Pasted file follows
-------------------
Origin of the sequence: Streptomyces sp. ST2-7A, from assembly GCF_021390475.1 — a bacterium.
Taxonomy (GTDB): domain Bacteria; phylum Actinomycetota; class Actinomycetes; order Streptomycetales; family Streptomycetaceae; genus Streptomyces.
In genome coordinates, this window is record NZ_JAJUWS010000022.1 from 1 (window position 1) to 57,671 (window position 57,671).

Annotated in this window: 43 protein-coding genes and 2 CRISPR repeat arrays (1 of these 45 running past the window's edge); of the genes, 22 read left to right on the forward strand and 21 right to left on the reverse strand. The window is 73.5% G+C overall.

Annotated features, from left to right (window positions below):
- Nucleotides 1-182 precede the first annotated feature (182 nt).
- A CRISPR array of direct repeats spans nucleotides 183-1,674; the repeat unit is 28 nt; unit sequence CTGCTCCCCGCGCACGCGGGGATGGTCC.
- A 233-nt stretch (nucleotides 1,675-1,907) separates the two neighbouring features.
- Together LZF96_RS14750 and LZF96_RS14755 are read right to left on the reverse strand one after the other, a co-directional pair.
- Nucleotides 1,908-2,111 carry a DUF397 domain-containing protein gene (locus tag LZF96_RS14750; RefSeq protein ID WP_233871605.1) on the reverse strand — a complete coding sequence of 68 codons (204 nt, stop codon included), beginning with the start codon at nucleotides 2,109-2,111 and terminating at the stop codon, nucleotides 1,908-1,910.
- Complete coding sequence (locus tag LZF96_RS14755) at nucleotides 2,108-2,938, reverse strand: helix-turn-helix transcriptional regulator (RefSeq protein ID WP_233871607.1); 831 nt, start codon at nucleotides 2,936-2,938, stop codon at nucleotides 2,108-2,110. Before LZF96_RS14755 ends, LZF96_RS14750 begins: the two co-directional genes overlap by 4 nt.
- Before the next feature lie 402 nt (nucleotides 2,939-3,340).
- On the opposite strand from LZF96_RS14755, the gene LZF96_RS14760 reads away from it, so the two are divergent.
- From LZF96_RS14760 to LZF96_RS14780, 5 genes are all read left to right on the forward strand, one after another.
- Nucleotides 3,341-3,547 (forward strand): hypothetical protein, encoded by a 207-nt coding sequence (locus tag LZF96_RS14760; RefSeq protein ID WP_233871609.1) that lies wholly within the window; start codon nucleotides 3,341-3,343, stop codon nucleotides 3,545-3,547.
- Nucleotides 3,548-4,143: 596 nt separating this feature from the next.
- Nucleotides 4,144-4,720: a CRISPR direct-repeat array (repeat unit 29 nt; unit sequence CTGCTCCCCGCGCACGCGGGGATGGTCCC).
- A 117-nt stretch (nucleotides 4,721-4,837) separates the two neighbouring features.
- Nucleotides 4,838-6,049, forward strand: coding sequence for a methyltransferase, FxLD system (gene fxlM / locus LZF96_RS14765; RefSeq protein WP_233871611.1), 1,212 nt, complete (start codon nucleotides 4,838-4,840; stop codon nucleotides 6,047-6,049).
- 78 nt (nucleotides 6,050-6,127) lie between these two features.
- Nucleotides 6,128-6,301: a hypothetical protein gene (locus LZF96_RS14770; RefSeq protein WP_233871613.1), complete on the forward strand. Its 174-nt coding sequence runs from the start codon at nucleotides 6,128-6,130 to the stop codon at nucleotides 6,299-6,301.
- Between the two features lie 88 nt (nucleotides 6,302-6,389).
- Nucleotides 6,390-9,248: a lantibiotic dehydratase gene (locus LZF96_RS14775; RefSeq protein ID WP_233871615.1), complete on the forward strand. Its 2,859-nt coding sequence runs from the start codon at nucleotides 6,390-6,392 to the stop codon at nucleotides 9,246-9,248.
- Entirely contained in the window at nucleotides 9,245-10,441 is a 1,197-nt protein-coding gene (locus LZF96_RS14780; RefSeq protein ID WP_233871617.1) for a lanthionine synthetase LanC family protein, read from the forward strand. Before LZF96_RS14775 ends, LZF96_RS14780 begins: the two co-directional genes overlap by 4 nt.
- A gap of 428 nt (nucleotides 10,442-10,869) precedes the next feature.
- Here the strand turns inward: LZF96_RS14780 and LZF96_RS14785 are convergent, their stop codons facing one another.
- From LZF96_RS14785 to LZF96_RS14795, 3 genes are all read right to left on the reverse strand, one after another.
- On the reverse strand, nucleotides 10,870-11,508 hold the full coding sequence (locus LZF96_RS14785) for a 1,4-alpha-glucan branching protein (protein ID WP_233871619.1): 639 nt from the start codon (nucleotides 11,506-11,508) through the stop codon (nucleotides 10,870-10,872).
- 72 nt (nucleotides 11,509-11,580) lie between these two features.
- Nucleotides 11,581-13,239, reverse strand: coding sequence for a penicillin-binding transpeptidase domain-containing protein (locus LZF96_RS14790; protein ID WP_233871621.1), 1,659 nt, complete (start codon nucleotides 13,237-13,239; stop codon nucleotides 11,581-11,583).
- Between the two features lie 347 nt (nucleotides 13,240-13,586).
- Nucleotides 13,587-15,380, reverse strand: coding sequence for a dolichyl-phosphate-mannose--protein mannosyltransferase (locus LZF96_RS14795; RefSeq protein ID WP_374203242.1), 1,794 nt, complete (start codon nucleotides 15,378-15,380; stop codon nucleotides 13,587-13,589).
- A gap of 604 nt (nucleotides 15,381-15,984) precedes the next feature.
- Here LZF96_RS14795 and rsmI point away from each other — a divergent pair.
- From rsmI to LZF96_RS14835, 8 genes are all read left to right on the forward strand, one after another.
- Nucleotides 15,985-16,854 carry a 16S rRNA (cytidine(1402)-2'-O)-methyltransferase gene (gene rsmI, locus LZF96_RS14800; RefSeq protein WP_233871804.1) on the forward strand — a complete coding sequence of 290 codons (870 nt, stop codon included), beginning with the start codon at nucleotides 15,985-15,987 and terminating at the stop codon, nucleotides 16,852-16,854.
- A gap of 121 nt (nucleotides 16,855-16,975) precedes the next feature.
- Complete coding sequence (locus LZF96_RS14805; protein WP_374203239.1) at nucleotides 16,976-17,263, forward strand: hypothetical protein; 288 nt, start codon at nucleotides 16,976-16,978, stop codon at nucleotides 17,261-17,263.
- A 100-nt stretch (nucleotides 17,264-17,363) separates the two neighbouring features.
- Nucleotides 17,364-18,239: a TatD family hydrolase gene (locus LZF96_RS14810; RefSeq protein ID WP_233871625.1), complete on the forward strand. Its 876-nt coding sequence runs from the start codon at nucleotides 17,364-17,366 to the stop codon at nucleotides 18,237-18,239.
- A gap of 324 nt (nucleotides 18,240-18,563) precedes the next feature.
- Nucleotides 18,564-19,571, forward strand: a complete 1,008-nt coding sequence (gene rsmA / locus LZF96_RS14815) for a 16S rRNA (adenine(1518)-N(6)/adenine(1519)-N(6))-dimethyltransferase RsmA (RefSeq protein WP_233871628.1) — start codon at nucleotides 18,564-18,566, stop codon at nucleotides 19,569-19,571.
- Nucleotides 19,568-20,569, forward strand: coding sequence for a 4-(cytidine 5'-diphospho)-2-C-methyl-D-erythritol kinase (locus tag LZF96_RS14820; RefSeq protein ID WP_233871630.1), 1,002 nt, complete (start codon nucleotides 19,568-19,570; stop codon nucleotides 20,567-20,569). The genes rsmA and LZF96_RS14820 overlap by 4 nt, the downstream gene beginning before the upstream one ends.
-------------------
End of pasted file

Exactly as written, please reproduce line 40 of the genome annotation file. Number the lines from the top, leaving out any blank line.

- Nucleotides 17,364-18,239: a TatD family hydrolase gene (locus LZF96_RS14810; RefSeq protein ID WP_233871625.1), complete on the forward strand. Its 876-nt coding sequence runs from the start codon at nucleotides 17,364-17,366 to the stop codon at nucleotides 18,237-18,239.